An eccentric scientist working for a large drug company is working on a research project in the Amazon jungle. He sends for a research assistant and a gas chromatograph because he's close ... See full summary »
Because of scoring exceptionally high on a statewide standardized exam and being an exceptionally good basketball player Jamal Wallace is sent to a prestigious prep school in Manhattan. He soon befriends the reclusive writer, William Forrester. Written by
the chan man
The song missing from the distributed soundtrack is titled "Gassenhauer" ("Street Song"). It is the background tune used while Forrester rides his bike. Composer Carl Orff (1895-1982), whose rendition is used in the film, gave its possible year of origin as 1536 by lutenist Hans Neusiedler. See more »
At one point, William Forrester chides Jamal about "The single most important criteria" of writing. Given how precise his character is about language, it is unlikely that he would use the plural (criteria) instead of the singular (criterion) - (although after leading with the tautological cliché, "the single most important", perhaps linguistic clumsiness is only to be expected). See more »
The key to a woman's heart is an unexpected gift at an unexpected time.
See more »
During the Columbia logo presentation, Bill Frisell's guitar playing the Columbia accompanying music is heard, rather than the usual orchestral version. See more »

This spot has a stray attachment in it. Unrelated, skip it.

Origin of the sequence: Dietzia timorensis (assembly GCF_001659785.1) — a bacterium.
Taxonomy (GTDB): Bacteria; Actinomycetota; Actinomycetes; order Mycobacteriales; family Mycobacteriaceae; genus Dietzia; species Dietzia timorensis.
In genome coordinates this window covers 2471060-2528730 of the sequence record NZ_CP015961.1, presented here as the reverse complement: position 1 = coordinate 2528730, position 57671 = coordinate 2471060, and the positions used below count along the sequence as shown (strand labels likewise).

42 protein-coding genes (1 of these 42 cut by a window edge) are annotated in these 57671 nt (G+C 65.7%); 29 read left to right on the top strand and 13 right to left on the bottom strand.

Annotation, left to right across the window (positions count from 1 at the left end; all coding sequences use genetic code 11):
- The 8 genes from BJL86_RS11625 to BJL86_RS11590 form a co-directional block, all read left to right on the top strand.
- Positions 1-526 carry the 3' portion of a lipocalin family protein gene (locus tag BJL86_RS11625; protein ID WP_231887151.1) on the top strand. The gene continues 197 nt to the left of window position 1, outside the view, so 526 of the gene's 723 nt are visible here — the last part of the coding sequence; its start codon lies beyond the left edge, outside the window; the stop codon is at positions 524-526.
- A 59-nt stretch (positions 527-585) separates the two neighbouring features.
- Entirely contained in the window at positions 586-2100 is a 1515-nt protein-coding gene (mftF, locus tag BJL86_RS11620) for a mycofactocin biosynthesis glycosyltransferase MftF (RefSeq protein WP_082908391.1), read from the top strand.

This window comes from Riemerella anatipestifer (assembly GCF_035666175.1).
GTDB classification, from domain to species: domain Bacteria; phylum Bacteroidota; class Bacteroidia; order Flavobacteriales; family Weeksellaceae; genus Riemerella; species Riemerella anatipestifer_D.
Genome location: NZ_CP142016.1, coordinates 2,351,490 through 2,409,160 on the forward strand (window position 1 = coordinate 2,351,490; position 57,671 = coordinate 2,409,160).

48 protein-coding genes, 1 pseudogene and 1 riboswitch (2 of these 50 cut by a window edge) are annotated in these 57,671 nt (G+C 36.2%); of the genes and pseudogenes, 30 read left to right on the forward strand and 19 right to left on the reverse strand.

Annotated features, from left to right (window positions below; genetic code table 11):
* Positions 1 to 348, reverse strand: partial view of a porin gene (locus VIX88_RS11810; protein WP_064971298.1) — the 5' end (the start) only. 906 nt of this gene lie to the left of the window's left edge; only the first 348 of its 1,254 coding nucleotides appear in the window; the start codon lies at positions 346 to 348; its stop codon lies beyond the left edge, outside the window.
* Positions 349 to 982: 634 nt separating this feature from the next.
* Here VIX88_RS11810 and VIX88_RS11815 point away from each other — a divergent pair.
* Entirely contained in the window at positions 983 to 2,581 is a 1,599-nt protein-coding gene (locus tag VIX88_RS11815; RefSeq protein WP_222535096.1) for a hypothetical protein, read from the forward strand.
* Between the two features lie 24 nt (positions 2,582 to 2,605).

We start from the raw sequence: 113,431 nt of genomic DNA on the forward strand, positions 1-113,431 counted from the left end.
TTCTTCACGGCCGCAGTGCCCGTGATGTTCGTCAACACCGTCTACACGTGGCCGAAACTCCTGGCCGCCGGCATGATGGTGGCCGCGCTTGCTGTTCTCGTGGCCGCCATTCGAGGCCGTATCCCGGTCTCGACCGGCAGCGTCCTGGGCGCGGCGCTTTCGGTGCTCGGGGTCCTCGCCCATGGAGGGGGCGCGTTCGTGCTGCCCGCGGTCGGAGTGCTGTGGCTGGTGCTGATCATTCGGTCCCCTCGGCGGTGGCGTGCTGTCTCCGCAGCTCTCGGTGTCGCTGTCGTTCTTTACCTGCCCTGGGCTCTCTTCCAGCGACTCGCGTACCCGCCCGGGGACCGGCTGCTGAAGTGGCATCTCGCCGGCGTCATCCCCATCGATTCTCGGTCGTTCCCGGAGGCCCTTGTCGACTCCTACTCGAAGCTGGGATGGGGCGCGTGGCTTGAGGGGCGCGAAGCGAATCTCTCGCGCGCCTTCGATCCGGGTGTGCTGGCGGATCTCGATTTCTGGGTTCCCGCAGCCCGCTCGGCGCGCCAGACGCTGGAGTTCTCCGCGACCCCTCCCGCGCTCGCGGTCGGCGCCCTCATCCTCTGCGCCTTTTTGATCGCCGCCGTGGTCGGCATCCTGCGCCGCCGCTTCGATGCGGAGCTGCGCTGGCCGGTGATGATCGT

Director Gus Van Sant also directed `Good Will Hunting' and this film has essentially the same plot. An underprivileged youth is discovered by a reclusive genius and is shepherded to his full potential. What GWH was to math, this film is to literature. They are such close cousins that Van Sant felt compelled to bring in Matt Damon for a cameo.
Regardless of the familiar plot, `Finding Forrester' succeeds because of an excellent screenplay and outstanding acting performances by Sean Connery, Rob Brown and F. Murray Abraham. This kind of story can't help grabbing the audience at a human level. Genius, suppressed by societal class, struggles to emerge and it beats the odds. The story is transcendent for both the main characters. Forrester (Sean Connery) helps Jamal (Rob Wallace) transcend his societal constraints to realize his potential as a writer, and Jamal helps Forrester to transcend the constraints of his emotional traumas to free him as a human being. It is a triumphant story, very uplifting.
Van Sant does a good job of presenting the human element and developing the characters while keeping the photography effective but in the background. The photography is very straightforward, allowing the characters to tell the story without the intrusive use of stylish shots that are all to prevalent lately. Van Sant gives Forrester's apartment a dark and dreary look from a color and lighting perspective, which is particularly effective.
Sean Connery is in top form and continues to make the case for being one of our best and most treasured actors. He gives a virtuoso performance in this film with a complex and ornery character. It is a powerful and moving portrayal. Rob Brown is phenomenal in his first feature film. He was found in a talent search and made an impressive debut with an extremely mature performance. With the right scripts, he has a good chance of having a bright future. F. Murray Abraham is fantastic as the haughty English teacher, who gets his just deserts.
This is a highly intelligent film with a strong story, steady direction and marvelous acting. I rated it a 9/10. Despite an all too familiar storyline, it differentiates itself by its wide-ranging excellence. For those who enjoy good dramatic performances and intriguing character studies, this film is not to be missed.
70 of 81 people found this review helpful.
Was this review helpful to you?